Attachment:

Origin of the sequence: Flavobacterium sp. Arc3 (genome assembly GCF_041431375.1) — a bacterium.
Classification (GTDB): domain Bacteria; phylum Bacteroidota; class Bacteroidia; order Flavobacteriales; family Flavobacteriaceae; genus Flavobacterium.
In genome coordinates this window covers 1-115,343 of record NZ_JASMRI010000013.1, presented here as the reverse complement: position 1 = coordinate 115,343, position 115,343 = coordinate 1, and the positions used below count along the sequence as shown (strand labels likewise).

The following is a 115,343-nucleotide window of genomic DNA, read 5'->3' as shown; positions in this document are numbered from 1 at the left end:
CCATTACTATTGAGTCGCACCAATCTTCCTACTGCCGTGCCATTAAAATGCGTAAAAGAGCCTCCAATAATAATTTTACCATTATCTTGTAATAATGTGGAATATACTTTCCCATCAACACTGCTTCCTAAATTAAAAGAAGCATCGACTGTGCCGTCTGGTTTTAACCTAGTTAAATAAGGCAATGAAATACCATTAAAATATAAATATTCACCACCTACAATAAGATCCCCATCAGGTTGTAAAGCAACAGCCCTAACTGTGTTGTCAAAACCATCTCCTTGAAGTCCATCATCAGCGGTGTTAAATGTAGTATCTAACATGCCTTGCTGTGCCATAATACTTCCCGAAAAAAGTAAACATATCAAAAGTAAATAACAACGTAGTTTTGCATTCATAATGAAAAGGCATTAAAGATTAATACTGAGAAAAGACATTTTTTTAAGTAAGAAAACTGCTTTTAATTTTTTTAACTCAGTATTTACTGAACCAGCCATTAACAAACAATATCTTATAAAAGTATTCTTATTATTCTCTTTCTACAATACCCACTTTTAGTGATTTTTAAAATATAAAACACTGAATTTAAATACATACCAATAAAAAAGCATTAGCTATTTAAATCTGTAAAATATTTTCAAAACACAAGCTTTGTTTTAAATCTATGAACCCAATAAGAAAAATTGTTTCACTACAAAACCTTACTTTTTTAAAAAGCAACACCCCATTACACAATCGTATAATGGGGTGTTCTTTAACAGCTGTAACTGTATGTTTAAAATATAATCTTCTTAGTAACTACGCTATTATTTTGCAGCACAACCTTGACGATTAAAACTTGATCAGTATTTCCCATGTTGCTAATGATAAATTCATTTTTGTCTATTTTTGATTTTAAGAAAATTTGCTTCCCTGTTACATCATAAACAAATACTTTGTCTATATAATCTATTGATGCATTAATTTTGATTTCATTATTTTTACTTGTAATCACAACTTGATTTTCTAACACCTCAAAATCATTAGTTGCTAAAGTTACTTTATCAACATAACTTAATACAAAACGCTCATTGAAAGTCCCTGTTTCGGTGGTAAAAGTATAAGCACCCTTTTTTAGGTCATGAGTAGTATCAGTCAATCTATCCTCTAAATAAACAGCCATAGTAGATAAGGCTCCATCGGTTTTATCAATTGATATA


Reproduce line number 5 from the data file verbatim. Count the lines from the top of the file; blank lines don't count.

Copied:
CCATTACTATTGAGTCGCACCAATCTTCCTACTGCCGTGCCATTAAAATGCGTAAAAGAGCCTCCAATAATAATTTTACCATTATCTTGTAATAATGTGGAATATACTTTCCCATCAACACTGCTTCCTAAATTAAAAGAAGCATCGACTGTGCCGTCTGGTTTTAACCTAGTTAAATAAGGCAATGAAATACCATTAAAATATAAATATTCACCACCTACAATAAGATCCCCATCAGGTTGTAAAGCAACAGCCCTAACTGTGTTGTCAAAACCATCTCCTTGAAGTCCATCATCAGCGGTGTTAAATGTAGTATCTAACATGCCTTGCTGTGCCATAATACTTCCCGAAAAAAGTAAACATATCAAAAGTAAATAACAACGTAGTTTTGCATTCATAATGAAAAGGCATTAAAGATTAATACTGAGAAAAGACATTTTTTTAAGTAAGAAAACTGCTTTTAATTTTTTTAACTCAGTATTTACTGAACCAGCCATTAACAAACAATATCTTATAAAAGTATTCTTATTATTCTCTTTCTACAATACCCACTTTTAGTGATTTTTAAAATATAAAACACTGAATTTAAATACATACCAATAAAAAAGCATTAGCTATTTAAATCTGTAAAATATTTTCAAAACACAAGCTTTGTTTTAAATCTATGAACCCAATAAGAAAAATTGTTTCACTACAAAACCTTACTTTTTTAAAAAGCAACACCCCATTACACAATCGTATAATGGGGTGTTCTTTAACAGCTGTAACTGTATGTTTAAAATATAATCTTCTTAGTAACTACGCTATTATTTTGCAGCACAACCTTGACGATTAAAACTTGATCAGTATTTCCCATGTTGCTAATGATAAATTCATTTTTGTCTATTTTTGATTTTAAGAAAATTTGCTTCCCTGTTACATCATAAACAAATACTTTGTCTATATAATCTATTGATGCATTAATTTTGATTTCATTATTTTTACTTGTAATCACAACTTGATTTTCTAACACCTCAAAATCATTAGTTGCTAAAGTTACTTTATCAACATAACTTAATACAAAACGCTCATTGAAAGTCCCTGTTTCGGTGGTAAAAGTATAAGCACCCTTTTTTAGGTCATGAGTAGTATCAGTCAATCTATCCTCTAAATAAACAGCCATAGTAGATAAGGCTCCATCGGTTTTATCAATTGATATA